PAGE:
The foregoing summary, as well as the following detailed description of illustrative embodiments, is better understood when read in conjunction with the appended drawings. For the purpose of illustrating the invention, there is shown in the drawings exemplary constructions of the invention; however, the invention is not limited to the specific methods and instrumentalities disclosed. In the drawings:
Suppose a text processing application handles a number of document objects that expose functionality for cutting selected text. The application may provide a menu item labeled “Cut” on the “Edit” menu. The application needs to define how the “Cut” command binds to the menu item and to the active document. Traditional methods of command binding are complex and add to the difficulties inherent in designer/developer interaction. In accordance with some embodiments of the invention, command binding is accomplished by declaratively associating data binding command paths to elements or components of a user interface, sending change notifications when a command property changes and updating the target automatically by a object-binding mechanism, thereby decreasing the complexity level and the need for technical expertise in command binding and routing.
Exemplary Computing Environment
Although not required, the invention can be implemented via an application programming interface (API), for use by a developer, and/or included within the network browsing software which will be described in the general context of computer-executable instructions, such as program modules, being executed by one or more computers, such as client workstations, servers, or other devices. Generally, program modules include routines, programs, objects, components, data structures and the like that perform particular tasks or implement particular abstract data types. Typically, the functionality of the program modules may be combined or distributed as desired in various embodiments. Moreover, those skilled in the art will appreciate that the invention may be practiced with other computer system configurations. Other well known computing systems, environments, and/or configurations that may be suitable for use with the invention include, but are not limited to, personal computers (PCs), automated teller machines, server computers, hand-held or laptop devices, multi-processor systems, microprocessor-based systems, programmable consumer electronics, network PCs, minicomputers, mainframe computers, and the like. The invention may also be practiced in distributed computing environments where tasks are performed by remote processing devices that are linked through a communications network or other data transmission medium. In a distributed computing environment, program modules may be located in both local and remote computer storage media including memory storage devices.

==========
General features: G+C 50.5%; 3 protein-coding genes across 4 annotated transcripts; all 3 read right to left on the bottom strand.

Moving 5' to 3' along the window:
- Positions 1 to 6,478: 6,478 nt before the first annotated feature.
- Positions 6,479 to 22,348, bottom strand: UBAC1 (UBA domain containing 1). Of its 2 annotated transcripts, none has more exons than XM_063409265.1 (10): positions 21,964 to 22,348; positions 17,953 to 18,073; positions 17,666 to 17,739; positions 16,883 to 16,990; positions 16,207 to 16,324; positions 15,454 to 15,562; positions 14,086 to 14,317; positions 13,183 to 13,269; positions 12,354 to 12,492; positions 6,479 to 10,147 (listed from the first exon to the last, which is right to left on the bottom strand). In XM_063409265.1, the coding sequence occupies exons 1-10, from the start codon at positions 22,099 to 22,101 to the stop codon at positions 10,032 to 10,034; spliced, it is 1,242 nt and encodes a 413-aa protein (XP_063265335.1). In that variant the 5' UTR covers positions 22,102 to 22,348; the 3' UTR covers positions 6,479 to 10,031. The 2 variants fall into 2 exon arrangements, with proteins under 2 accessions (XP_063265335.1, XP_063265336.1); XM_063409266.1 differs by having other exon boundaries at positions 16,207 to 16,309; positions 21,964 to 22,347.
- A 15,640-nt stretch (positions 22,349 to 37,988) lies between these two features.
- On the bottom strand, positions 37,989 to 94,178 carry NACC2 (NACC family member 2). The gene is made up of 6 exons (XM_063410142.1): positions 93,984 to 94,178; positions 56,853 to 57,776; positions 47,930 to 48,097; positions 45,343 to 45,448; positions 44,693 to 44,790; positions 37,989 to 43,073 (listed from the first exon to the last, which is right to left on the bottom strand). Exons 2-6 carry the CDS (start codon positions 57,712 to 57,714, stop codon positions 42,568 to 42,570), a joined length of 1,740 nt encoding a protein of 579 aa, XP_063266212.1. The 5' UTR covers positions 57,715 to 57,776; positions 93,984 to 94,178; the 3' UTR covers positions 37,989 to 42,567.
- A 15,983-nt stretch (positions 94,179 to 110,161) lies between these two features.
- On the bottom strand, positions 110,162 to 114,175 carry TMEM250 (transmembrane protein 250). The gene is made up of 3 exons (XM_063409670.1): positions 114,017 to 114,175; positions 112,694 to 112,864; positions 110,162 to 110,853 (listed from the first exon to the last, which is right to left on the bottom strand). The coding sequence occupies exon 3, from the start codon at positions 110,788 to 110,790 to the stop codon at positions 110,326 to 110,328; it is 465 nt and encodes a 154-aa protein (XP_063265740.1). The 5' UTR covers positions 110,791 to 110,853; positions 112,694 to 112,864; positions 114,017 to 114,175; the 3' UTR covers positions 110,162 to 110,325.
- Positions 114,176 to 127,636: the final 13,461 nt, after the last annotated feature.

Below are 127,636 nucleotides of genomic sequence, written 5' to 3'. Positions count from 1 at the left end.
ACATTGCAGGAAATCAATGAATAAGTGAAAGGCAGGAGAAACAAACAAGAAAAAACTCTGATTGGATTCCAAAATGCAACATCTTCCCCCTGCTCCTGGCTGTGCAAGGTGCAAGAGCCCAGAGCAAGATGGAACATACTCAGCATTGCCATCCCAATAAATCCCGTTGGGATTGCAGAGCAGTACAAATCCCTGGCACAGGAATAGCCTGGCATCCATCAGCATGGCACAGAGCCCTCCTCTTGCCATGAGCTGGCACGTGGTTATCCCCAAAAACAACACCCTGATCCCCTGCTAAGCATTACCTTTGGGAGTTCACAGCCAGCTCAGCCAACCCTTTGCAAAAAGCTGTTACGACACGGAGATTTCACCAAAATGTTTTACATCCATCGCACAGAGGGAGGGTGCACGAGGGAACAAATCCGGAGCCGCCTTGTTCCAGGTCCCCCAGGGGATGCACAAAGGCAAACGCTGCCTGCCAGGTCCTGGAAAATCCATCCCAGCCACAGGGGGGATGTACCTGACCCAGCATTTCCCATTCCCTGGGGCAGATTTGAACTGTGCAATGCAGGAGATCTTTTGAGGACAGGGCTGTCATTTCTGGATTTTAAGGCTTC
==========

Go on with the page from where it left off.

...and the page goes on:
With reference to
Computer 110 typically includes a variety of computer readable media. Computer readable media can be any available media that can be accessed by computer 110 and includes both volatile and nonvolatile media, removable and non-removable media. By way of example, and not limitation, computer readable media may comprise computer storage media and communication media. Computer storage media includes both volatile and nonvolatile, removable and non-removable media implemented in any method or technology for storage of information such as computer readable instructions, data structures, program modules or other data. Computer storage media includes, but is not limited to, RAM, ROM, EEPROM, flash memory or other memory technology, CDROM, digital versatile disks (DVD) or other optical disk storage, magnetic cassettes, magnetic tape, magnetic disk storage or other magnetic storage devices, or any other medium which can be used to store the desired information and which can be accessed by computer 110. Communication media typically embodies computer readable instructions, data structures, program modules or other data in a modulated data signal such as a carrier wave or other transport mechanism and includes any information delivery media. The term “modulated data signal” means a signal that has one or more of its characteristics set or changed in such a manner as to encode information in the signal. By way of example, and not limitation, communication media includes wired media such as a wired network or direct-wired connection, and wireless media such as acoustic, RF, infrared, and other wireless media. Combinations of any of the above should also be included within the scope of computer readable media.